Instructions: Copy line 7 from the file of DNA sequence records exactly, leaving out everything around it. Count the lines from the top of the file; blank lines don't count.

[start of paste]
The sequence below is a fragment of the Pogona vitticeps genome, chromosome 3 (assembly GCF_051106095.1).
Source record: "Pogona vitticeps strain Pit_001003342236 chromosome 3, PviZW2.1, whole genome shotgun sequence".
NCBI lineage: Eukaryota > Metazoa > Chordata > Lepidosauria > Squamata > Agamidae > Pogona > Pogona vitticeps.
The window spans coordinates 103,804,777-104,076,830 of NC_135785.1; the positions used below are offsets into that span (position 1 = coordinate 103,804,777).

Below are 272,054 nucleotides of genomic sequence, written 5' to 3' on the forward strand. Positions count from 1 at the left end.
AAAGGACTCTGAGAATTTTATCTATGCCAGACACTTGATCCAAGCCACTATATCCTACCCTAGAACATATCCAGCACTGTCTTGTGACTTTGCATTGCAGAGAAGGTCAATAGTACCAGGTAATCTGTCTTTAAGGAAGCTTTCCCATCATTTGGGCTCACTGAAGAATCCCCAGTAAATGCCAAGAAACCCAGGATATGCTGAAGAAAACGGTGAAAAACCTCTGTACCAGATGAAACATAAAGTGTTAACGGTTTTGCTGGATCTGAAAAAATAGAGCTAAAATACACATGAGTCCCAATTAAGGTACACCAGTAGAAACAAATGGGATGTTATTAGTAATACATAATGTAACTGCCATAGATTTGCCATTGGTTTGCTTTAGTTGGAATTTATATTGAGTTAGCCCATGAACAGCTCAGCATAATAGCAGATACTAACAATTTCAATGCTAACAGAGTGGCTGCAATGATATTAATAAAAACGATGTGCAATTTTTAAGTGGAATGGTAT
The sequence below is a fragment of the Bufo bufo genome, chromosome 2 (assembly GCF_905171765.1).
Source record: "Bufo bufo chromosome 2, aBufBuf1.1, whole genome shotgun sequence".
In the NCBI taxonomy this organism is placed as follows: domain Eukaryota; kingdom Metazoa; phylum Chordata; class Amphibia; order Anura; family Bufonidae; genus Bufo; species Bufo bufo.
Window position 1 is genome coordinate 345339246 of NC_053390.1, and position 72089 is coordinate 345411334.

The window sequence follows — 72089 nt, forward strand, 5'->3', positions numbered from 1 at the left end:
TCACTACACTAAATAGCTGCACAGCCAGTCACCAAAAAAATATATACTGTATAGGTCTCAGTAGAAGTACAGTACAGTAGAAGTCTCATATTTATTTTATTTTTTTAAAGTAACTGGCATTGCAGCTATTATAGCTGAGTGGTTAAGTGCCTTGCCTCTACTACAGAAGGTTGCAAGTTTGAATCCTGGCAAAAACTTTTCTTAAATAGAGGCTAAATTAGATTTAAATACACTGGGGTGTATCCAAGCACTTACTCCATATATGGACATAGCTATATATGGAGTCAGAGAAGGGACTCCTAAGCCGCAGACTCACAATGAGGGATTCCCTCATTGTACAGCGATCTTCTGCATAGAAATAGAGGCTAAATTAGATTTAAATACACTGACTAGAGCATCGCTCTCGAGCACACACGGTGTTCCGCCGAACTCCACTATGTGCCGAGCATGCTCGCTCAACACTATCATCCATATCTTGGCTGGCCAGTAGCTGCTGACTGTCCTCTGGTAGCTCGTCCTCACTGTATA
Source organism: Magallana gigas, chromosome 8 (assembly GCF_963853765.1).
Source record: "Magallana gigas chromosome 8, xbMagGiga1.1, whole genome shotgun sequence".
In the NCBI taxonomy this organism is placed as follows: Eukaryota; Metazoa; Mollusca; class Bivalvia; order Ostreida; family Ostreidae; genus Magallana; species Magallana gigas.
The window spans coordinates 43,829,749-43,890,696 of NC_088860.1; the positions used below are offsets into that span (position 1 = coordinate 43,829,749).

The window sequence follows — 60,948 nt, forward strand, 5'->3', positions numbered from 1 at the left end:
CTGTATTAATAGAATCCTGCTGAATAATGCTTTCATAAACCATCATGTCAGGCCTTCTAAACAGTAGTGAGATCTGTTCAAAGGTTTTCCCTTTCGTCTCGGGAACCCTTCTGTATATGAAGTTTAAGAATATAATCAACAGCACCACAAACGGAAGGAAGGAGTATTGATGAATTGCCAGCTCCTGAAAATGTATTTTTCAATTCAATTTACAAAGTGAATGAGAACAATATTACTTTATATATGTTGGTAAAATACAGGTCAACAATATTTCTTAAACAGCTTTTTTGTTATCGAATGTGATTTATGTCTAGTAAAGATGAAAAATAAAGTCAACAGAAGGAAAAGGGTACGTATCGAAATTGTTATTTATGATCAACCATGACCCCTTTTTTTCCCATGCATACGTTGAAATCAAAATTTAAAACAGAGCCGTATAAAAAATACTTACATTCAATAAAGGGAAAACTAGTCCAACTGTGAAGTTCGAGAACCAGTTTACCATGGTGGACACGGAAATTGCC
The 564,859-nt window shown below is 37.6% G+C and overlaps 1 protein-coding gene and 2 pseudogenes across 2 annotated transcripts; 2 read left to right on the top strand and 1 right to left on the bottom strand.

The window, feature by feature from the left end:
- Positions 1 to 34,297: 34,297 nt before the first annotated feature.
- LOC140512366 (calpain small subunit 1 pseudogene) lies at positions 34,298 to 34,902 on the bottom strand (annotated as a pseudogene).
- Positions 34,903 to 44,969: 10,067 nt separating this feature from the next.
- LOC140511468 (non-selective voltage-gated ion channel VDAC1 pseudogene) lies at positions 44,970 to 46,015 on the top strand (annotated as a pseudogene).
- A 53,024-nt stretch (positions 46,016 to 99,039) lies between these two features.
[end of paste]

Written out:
The sequence below is a fragment of the Bufo bufo genome, chromosome 2 (assembly GCF_905171765.1).